Warm temperatures are a welcome relief from the frigid weather we had last winter. Hot and humid weather, however, can bring challenges and dangers for seniors. Here are some tips to help keep you safe during the summer.
Keep cool. When body temperature rises, our body naturally sends more blood to circulate through our skin. This leaves less blood for our muscles, which in turn increases our heart rate. The body faces additional stress when humidity is high, because sweat cannot readily evaporate through the skin to cool us.
University Hospitals (UH) advises staying cool by wearing lightweight, light-colored clothing, avoiding outdoor exertion between 11 a.m. and 3 p.m., and taking refuge near a fan or air conditioner when you feel hot. Experts also advise limiting your intake of high-protein foods, as these can increase metabolic heat. You should also consider exercising indoors, in an air-conditioned fitness center or shopping mall.
Stay hydrated. The likelihood of dehydration increases as the temperature rises. In addition, our sense of thirst decreases as we age, making thirst an unreliable gauge of the body’s need for water. It is therefore very important to drink water even though you may not feel thirsty.
According to the Mayo Clinic, urine color is a reliable indicator of hydration. Urine should be clear or light-colored. Dark yellow or amber urine indicates insufficient hydration. Other signs of dehydration include a dry or sticky mouth, sleepiness, decreased urination, dry skin, headaches and dizziness. UH advises against drinking caffeinated and alcoholic beverages as these can interfere with hydration.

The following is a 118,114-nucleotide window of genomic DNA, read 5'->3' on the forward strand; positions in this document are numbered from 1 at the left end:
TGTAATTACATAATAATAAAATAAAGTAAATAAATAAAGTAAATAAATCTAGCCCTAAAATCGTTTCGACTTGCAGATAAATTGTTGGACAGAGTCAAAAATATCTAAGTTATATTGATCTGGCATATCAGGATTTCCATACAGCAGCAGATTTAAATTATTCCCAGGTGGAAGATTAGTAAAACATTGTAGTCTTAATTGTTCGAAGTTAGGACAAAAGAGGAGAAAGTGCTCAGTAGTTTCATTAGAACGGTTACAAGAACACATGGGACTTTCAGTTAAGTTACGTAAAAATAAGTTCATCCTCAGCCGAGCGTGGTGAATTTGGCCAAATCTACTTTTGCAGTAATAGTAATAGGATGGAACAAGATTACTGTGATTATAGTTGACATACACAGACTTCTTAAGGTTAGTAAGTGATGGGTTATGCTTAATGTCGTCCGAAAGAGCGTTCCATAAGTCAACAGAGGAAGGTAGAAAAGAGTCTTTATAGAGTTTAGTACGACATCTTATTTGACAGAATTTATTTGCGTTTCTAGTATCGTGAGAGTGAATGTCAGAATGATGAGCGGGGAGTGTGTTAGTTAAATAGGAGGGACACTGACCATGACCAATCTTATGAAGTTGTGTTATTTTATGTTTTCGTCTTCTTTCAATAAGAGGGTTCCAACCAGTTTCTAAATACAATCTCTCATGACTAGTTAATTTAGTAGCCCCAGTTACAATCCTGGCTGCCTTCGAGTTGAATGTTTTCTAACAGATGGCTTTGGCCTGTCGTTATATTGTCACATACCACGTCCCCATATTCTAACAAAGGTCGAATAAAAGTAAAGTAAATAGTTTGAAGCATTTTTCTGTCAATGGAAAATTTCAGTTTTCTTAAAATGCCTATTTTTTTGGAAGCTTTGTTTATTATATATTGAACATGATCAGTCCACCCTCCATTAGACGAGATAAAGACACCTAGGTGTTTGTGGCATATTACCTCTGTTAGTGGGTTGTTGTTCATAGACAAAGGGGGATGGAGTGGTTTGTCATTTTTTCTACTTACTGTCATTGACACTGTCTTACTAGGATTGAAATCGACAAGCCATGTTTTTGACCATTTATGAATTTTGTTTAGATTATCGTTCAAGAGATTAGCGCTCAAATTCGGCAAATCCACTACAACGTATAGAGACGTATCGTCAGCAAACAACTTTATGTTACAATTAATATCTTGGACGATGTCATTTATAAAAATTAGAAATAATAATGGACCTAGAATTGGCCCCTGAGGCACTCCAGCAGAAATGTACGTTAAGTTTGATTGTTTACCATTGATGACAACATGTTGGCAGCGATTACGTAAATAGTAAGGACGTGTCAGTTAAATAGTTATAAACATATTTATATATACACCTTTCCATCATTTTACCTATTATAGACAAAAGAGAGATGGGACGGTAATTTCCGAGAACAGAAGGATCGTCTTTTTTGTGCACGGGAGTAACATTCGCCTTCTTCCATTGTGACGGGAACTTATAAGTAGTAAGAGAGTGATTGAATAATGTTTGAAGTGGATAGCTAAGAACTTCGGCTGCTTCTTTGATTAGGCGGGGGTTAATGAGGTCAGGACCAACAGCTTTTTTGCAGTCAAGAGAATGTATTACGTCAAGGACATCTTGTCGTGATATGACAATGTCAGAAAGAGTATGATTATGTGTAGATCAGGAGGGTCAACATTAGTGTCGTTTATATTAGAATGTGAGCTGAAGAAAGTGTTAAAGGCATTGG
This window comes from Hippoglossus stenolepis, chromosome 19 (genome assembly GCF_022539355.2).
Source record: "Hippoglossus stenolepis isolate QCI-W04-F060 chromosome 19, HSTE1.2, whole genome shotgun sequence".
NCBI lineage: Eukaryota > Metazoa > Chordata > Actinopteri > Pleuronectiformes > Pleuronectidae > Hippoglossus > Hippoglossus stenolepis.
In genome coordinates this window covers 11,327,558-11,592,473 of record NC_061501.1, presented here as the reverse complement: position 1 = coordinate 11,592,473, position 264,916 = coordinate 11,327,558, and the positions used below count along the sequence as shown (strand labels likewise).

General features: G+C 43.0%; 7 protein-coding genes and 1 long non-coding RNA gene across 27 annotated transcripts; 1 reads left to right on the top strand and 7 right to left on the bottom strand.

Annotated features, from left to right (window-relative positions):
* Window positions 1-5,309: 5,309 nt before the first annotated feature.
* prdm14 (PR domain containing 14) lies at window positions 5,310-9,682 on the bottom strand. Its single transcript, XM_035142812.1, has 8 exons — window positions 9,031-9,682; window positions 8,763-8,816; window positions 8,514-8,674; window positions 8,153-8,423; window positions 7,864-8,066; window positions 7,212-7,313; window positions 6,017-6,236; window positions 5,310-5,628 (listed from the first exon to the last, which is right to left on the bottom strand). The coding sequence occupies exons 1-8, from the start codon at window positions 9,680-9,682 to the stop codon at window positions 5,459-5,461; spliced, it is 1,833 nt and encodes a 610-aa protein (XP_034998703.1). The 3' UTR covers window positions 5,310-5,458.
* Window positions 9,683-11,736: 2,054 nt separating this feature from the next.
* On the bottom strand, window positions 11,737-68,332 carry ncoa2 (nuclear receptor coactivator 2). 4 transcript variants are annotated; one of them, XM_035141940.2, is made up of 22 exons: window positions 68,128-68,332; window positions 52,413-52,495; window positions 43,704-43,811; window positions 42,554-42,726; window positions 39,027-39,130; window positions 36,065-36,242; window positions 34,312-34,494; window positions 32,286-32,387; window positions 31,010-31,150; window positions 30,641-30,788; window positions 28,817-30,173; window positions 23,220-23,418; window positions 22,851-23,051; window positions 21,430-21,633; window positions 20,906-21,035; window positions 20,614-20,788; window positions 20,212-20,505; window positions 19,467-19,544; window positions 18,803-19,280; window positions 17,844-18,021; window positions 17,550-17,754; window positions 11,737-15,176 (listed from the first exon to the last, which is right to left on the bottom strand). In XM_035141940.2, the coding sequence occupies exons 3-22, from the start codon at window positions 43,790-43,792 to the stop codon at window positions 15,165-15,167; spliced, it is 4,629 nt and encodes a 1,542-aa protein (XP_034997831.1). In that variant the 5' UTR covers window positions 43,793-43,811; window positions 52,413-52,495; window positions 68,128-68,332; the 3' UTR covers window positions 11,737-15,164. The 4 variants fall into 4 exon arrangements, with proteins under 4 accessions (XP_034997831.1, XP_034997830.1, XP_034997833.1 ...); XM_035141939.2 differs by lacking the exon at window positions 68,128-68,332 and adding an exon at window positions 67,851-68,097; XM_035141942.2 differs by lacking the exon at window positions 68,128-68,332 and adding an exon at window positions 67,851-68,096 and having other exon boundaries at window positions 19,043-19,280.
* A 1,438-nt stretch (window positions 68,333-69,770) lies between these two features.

Protect yourself. To help avoid skin damage from summer’s intense UV rays, wear a wide-brimmed hat and sunscreen when you go outside. UH recommends using a sunscreen with UVA protection and an SPF of at least 30. Wear protective clothing that allows perspiration to evaporate, and also wear sunglasses to protect your eyes from glare.
Practice food safety. As room temperature increases, the length of time that perishable foods can safely stay out of the refrigerator decreases. The Mayo Clinic advises that perishables may be left out at room temperature for no more than two hours. When the temperature rises above 90 degrees, the safe limit decreases to one hour. Bacteria that cause food poisoning do not change the taste or smell of food, so it is difficult to tell if something has become contaminated. Watch the clock or set a timer when you remove perishable items from the refrigerator. Remember to practice these safety tips when you grill outdoors or bring perishables to a picnic.
People with diabetes need to take extra precautions in hot weather. The Mayo Clinic reports that high blood sugar can contribute to dehydration. Moderate your glucose levels and avoid sugary beverages and sports drinks when you are hot. Be sure to test your blood sugar levels more often in hot weather.